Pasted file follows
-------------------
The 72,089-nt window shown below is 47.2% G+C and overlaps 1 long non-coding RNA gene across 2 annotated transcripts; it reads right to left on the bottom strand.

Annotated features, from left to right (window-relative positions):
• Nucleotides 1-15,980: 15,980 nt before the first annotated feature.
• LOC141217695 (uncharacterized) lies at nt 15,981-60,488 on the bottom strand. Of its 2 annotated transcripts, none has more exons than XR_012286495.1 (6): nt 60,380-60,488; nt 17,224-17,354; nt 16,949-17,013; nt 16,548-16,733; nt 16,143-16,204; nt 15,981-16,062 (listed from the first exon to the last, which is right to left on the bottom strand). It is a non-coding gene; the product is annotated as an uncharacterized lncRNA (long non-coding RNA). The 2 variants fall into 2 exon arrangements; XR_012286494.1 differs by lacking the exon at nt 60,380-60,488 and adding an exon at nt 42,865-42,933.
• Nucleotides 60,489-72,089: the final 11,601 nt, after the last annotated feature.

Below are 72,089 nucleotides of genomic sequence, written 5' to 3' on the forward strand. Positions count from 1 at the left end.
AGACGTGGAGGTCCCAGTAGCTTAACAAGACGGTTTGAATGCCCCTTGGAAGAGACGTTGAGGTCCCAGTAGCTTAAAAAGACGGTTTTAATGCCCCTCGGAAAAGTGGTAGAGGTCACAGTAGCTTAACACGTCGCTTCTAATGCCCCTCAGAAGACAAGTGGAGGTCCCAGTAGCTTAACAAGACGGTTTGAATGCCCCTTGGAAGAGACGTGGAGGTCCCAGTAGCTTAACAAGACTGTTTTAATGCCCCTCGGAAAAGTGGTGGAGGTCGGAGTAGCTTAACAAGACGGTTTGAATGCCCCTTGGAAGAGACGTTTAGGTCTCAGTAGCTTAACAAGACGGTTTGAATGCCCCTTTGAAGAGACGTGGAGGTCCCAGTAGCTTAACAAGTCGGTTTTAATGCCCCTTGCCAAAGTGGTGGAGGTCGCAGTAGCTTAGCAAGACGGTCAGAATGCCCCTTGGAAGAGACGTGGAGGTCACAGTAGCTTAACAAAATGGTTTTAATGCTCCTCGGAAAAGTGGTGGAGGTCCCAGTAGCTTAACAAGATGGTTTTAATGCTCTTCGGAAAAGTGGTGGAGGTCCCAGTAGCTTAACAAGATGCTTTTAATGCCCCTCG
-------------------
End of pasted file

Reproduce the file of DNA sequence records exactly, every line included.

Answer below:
The 72,089-nt window shown below is 47.2% G+C and overlaps 1 long non-coding RNA gene across 2 annotated transcripts; it reads right to left on the bottom strand.

Annotated features, from left to right (window-relative positions):
• Nucleotides 1-15,980: 15,980 nt before the first annotated feature.
• LOC141217695 (uncharacterized) lies at nt 15,981-60,488 on the bottom strand. Of its 2 annotated transcripts, none has more exons than XR_012286495.1 (6): nt 60,380-60,488; nt 17,224-17,354; nt 16,949-17,013; nt 16,548-16,733; nt 16,143-16,204; nt 15,981-16,062 (listed from the first exon to the last, which is right to left on the bottom strand). It is a non-coding gene; the product is annotated as an uncharacterized lncRNA (long non-coding RNA). The 2 variants fall into 2 exon arrangements; XR_012286494.1 differs by lacking the exon at nt 60,380-60,488 and adding an exon at nt 42,865-42,933.
• Nucleotides 60,489-72,089: the final 11,601 nt, after the last annotated feature.

Below are 72,089 nucleotides of genomic sequence, written 5' to 3' on the forward strand. Positions count from 1 at the left end.
AGACGTGGAGGTCCCAGTAGCTTAACAAGACGGTTTGAATGCCCCTTGGAAGAGACGTTGAGGTCCCAGTAGCTTAAAAAGACGGTTTTAATGCCCCTCGGAAAAGTGGTAGAGGTCACAGTAGCTTAACACGTCGCTTCTAATGCCCCTCAGAAGACAAGTGGAGGTCCCAGTAGCTTAACAAGACGGTTTGAATGCCCCTTGGAAGAGACGTGGAGGTCCCAGTAGCTTAACAAGACTGTTTTAATGCCCCTCGGAAAAGTGGTGGAGGTCGGAGTAGCTTAACAAGACGGTTTGAATGCCCCTTGGAAGAGACGTTTAGGTCTCAGTAGCTTAACAAGACGGTTTGAATGCCCCTTTGAAGAGACGTGGAGGTCCCAGTAGCTTAACAAGTCGGTTTTAATGCCCCTTGCCAAAGTGGTGGAGGTCGCAGTAGCTTAGCAAGACGGTCAGAATGCCCCTTGGAAGAGACGTGGAGGTCACAGTAGCTTAACAAAATGGTTTTAATGCTCCTCGGAAAAGTGGTGGAGGTCCCAGTAGCTTAACAAGATGGTTTTAATGCTCTTCGGAAAAGTGGTGGAGGTCCCAGTAGCTTAACAAGATGCTTTTAATGCCCCTCG